Runnalls, A.R. and Groves, P.D. and Handley, R.J. (2005) Terrain-Referenced Navigation Using the IGMAP Data Fusion Algorithm. In: ION 61st Annual Meeting, 27-29 June 2005, Cambridge, Massachusetts (USA).
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Accuracy and robustness are vital to present and future air navigation, both in the military and civil spheres. The strengths of INS and GPS are well known; integrated INS/GPS systems combine their advantages. However, the knowledge required to jam GPS is becoming public, and it can be carried out with basic hardware. When GPS data are unavailable, and a low grade INS is used, navigation accuracy quickly degrades to an unacceptable level. Terrain-referenced navigation (TRN) techniques - for example, terrain contour navigation based on radio altimeter measurements over undulating terrain - provide a complementary technology: when integrated with INS and GPS, TRN can allow the system to establish and maintain high accuracy even in sustained GPS outages. In a previous paper, the authors explored different techniques for performing the triple integration of TRN, INS and GPS, and found that there were performance advantages if TRN data were processed using a novel data fusion algorithm known as IGMAP; in particular, IGMAP was found to provide more accurate and robust performance over low roughness terrain, which can prove challenging to conventional TRN algorithms. The present paper explores the IGMAP algorithm and its performance in more detail. IGMAP (Iterative Gaussian Mixture Approximation of the Posterior) is an advanced data fusion algorithm for handling non-linear measurements, particularly ambiguous measurements (i.e. measurements for which the likelihood function may be multimodal), in conjunction with a linear or linearisable system model. It is particularly well suited to system models of high dimensionality, and applications where it is desired to interoperate with existing approaches using a Kalman Filter or multi-hypothesis Kalman Filter. Although devised with integrated TRN/INS or TRN/INS/GPS systems in mind, the algorithm has potential applications to other data fusion problems, for example in target tracking. The paper outlines the mathematical foundations of the algorithm, and illustrates its operation using recorded flight data based on the use of an inertial system aided by terrain height information from a radio altimeter.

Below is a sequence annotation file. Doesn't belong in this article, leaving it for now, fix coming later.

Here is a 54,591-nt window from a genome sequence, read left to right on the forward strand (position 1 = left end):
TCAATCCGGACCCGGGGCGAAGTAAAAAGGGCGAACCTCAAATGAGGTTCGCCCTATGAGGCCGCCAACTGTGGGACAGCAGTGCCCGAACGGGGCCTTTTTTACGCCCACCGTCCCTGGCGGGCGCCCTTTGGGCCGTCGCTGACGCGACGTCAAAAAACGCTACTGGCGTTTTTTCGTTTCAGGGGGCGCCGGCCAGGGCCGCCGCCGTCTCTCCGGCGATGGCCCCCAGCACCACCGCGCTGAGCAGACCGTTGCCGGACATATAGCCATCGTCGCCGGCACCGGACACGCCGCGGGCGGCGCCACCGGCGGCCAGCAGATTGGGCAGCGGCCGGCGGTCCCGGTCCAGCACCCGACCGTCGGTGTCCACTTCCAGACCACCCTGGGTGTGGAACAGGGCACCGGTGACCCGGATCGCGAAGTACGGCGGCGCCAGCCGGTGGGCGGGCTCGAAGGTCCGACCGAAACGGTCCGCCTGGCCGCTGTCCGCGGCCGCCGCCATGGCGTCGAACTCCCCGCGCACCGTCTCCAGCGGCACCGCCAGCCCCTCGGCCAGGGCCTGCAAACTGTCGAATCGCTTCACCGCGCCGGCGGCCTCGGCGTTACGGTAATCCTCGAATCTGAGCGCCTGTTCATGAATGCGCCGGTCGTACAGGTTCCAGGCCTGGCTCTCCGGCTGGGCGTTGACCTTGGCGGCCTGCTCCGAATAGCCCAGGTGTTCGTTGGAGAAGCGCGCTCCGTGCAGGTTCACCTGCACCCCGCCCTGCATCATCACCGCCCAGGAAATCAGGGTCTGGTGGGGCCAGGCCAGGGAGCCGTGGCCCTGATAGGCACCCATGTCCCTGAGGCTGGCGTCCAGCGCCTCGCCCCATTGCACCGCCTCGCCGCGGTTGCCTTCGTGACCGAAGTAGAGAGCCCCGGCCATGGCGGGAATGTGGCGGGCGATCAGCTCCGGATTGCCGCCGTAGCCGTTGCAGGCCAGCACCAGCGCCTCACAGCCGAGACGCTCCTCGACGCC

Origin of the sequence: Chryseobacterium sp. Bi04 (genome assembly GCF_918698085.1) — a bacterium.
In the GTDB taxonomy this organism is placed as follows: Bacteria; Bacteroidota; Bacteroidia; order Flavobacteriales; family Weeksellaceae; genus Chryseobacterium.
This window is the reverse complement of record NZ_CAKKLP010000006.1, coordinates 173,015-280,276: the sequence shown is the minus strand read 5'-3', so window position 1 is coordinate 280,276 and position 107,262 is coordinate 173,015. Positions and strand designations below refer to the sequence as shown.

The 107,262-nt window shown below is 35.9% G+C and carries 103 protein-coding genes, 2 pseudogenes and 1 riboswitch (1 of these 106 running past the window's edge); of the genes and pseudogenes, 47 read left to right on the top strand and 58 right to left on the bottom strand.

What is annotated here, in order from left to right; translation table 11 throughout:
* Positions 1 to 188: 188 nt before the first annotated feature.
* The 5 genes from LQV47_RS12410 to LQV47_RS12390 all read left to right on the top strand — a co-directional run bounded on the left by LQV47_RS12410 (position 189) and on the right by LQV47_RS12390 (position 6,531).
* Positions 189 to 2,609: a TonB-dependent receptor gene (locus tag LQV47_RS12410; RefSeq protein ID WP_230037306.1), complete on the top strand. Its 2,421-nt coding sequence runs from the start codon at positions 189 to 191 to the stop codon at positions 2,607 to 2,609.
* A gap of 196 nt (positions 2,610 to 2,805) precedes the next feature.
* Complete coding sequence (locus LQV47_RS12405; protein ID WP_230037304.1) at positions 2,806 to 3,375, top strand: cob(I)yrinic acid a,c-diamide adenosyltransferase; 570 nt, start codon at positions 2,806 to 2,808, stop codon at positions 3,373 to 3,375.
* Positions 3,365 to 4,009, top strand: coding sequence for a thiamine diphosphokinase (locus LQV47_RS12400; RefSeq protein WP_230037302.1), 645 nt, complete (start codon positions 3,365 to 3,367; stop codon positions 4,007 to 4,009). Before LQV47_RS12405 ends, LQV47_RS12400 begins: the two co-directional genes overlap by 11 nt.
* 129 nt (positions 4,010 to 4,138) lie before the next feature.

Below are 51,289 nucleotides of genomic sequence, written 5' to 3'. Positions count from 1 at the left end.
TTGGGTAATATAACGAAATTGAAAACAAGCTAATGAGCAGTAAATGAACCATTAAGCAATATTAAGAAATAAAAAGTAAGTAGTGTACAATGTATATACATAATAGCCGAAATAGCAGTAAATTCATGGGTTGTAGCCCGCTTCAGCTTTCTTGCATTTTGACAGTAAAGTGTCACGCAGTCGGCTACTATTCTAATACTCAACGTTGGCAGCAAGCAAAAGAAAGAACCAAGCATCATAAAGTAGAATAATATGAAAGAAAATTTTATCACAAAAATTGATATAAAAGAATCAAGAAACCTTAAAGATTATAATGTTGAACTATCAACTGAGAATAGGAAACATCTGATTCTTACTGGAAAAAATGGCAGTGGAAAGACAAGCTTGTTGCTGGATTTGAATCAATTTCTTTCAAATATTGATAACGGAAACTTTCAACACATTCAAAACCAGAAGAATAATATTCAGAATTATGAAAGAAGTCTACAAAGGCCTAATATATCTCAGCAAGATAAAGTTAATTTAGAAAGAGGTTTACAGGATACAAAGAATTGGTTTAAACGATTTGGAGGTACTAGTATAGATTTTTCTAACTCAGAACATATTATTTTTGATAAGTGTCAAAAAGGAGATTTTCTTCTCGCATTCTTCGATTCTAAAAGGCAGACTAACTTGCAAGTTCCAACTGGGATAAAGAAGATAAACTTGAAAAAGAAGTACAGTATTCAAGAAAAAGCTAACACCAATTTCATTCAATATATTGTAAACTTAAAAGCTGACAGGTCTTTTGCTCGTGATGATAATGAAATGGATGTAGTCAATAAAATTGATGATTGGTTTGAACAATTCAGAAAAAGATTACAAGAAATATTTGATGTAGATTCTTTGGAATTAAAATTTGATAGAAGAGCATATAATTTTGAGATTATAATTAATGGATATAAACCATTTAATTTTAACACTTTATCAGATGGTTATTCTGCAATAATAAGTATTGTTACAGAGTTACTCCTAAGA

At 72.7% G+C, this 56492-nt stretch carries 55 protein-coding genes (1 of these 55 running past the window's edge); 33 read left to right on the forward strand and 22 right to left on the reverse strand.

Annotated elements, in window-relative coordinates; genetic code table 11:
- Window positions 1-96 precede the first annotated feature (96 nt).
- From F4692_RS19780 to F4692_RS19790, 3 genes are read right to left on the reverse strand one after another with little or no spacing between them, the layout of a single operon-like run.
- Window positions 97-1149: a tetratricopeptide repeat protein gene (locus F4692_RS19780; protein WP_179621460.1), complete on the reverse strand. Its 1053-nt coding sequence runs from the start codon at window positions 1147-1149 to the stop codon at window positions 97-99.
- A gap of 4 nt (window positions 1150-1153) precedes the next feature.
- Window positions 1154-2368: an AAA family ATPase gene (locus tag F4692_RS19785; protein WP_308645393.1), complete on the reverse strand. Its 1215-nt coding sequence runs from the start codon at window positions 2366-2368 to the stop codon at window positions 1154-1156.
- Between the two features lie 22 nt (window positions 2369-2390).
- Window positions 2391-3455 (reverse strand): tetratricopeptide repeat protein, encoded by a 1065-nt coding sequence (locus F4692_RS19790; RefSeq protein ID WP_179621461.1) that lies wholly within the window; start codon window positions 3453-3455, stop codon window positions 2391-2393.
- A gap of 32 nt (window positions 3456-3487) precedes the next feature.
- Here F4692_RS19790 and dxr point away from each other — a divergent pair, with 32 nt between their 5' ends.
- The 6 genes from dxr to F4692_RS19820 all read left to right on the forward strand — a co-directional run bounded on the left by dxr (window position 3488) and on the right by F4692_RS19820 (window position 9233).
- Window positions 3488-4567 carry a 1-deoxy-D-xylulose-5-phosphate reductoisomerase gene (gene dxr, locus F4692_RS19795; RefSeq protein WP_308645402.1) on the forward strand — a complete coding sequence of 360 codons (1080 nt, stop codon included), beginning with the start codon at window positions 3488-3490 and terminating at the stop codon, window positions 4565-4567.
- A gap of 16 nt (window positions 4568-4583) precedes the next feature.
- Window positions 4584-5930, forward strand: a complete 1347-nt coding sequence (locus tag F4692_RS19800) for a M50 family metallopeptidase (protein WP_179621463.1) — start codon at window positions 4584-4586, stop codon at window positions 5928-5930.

|Item Type:||Conference or workshop item (Paper)|
|Uncontrolled keywords:||terrain-referenced navigation, data fusion, Kalman filter|
|Subjects:||Q Science > QA Mathematics (inc Computing science) > QA 76 Software, computer programming,|
|Divisions:||Faculties > Science Technology and Medical Studies > School of Computing > Applied and Interdisciplinary Informatics Group|
|Depositing User:||Mark Wheadon|
|Date Deposited:||24 Nov 2008 18:03|
|Last Modified:||12 Jun 2012 14:11|
|Resource URI:||http://kar.kent.ac.uk/id/eprint/14318 (The current URI for this page, for reference purposes)|
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